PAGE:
A portrait of four Argentine bathing resorts unfolds a journey from the sea to the provinces, via a noirish parable of a phantasmagoric hotel, a granular sociology of the beach, a trip to a mysterious Atlantis and an encounter with the enigmatic Zucco.

Llinás bemused fascination and labyrinthine interrogation of “the multi-purpose stadium” of the sand and the “pharaonic cities” built beside it, results in a rare gem.

Curated by the Architecture Foundation,


Event Cinema:

Matthew Bourne's Sleeping Beauty (12A*)

UK 2012, Dir Matthew Bourne, 112 min
Sun 2 Jul, 2.45 pm, Cinema 2

Matthew Bourne's Sleeping Beauty comes to the big screen as part of its 10th anniversary celebrations. Now established as a firm favourite in the New Adventures repertoire, this ‘utterly brilliant’ (★★★★★ Sunday Mirror) award-winning production has enchanted audiences throughout the UK and across the globe.

ODESZA The Last Goodbye Cinematic Experience
104 min
Wed 12 Jul, 8.30pm, Cinema 1

A chance for the first time ever for fans to witness the American electronic duo ODESZA live show as an immersive concert film. The Last Goodbye Cinematic Experience provides a look behind-the-curtain into the process of creating ODESZA’s successful return to the touring stage.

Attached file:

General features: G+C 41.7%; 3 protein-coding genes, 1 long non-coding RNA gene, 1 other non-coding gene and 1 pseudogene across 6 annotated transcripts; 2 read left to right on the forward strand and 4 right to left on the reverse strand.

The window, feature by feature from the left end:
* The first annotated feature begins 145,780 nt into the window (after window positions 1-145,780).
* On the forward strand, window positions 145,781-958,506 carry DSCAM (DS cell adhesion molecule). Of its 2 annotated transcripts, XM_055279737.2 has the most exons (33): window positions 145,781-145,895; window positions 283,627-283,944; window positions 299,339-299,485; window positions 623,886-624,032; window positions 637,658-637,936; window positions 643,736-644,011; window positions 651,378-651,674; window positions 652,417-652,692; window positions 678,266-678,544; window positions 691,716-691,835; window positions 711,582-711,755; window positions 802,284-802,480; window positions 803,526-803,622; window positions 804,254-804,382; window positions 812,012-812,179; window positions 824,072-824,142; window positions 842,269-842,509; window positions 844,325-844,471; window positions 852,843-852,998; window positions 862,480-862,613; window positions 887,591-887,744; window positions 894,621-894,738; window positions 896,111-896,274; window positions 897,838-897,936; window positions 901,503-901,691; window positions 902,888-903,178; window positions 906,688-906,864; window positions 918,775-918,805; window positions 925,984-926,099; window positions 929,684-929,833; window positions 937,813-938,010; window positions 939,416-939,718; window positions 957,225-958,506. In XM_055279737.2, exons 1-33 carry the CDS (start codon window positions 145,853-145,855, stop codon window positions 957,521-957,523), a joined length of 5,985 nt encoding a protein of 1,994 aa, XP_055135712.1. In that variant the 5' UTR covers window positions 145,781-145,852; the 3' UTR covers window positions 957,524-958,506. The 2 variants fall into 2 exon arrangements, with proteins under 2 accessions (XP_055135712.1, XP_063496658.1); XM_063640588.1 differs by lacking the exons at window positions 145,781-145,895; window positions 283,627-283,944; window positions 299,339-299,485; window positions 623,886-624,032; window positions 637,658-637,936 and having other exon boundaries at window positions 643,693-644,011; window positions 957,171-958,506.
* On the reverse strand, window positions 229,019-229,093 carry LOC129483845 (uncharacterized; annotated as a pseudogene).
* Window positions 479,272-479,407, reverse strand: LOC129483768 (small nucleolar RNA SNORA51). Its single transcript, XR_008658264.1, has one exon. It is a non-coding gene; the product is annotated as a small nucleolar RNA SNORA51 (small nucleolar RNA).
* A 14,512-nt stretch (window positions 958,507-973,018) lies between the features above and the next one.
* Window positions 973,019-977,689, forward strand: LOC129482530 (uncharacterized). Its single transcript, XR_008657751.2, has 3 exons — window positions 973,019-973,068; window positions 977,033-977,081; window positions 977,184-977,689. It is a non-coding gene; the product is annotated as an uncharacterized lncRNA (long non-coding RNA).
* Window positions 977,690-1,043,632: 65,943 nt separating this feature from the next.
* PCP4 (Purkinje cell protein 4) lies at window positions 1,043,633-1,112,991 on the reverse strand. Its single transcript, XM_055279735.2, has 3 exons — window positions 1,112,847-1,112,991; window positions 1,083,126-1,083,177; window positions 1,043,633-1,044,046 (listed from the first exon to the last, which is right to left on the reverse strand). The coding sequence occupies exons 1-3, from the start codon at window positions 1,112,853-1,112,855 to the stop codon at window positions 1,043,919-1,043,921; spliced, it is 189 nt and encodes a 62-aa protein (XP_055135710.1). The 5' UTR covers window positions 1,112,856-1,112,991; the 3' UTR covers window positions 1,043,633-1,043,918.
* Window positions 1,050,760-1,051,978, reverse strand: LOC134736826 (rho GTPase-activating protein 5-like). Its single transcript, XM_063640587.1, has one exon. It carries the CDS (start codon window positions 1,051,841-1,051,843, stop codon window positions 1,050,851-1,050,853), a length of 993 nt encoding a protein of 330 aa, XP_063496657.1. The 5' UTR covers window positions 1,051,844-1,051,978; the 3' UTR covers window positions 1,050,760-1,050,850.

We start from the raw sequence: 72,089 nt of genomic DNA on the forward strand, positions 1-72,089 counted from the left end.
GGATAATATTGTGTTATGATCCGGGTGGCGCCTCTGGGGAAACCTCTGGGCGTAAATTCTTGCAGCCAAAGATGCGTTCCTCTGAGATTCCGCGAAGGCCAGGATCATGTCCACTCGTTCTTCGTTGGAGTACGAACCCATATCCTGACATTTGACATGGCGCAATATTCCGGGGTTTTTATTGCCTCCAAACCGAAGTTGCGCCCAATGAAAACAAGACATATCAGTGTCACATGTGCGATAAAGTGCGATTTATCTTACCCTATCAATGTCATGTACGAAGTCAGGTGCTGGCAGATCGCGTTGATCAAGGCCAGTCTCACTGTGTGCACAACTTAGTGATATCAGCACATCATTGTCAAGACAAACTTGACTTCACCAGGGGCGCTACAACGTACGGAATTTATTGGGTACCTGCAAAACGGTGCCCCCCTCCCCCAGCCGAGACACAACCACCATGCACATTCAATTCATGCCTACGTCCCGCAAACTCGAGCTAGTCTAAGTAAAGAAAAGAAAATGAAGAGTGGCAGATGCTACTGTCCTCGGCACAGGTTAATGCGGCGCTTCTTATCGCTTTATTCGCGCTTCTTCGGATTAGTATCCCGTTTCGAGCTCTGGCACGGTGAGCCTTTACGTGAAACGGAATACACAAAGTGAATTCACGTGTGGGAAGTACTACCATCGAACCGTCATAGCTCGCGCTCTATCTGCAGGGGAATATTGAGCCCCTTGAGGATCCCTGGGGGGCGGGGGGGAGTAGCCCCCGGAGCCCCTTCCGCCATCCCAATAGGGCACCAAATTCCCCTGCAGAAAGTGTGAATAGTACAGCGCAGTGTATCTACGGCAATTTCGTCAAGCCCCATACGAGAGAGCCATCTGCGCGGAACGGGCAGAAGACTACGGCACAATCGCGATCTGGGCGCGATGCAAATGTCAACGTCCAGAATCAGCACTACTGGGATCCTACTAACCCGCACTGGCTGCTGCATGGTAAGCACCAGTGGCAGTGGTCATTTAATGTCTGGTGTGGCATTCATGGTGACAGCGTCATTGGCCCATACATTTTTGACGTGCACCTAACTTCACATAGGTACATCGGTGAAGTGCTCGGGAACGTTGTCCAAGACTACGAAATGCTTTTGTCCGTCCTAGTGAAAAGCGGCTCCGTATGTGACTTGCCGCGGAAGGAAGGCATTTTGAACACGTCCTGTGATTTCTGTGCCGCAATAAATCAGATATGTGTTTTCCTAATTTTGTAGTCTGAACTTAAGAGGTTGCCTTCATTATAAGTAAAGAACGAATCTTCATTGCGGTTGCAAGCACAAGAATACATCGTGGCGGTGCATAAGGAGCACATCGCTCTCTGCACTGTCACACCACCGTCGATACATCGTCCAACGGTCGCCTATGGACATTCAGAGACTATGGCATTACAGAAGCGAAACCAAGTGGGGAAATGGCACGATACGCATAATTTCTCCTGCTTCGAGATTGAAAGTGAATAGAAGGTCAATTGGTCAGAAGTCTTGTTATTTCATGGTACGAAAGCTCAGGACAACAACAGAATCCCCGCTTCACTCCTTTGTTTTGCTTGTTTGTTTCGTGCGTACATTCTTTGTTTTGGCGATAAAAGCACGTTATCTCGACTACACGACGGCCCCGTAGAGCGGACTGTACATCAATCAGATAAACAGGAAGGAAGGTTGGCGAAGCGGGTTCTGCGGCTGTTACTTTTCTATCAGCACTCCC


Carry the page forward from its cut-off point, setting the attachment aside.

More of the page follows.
Oklahoma! The Musical (PG*)

2023 USA, dir Trevor Nunn, 193 min

Sun 16 Jul, 4pm, Cinema 1

With the energy of live theatre, directed by Trevor Nunn, this is the 1998 revival of the National Theatre’s acclaimed, Olivier Award-winning production of Oklahoma! 

Senior Community Screenings

Every second Mon, 11am, Cinema 2

The Barbican welcomes 60+ cinema goers, plus guest to enjoy the latest new releases every second Monday morning.

For up-to-date programme information:

Relaxed Screenings

One Friday daytime and one Monday evening per month Barbican Cinema welcome cinema goers to an environment that is specially tailored for a neurodiverse audience, as well as those who find a more informal setting beneficial.

For up-to-date programme information:

Pay What You Can Screenings

Every Friday one of the new release film screenings is priced Pay What You Can. This is for customers where ticket price may be a barrier, or for those who want to help others enjoy a visit to the cinema; audience members are invited to pay between £3-£15.

For up-to-date programme information: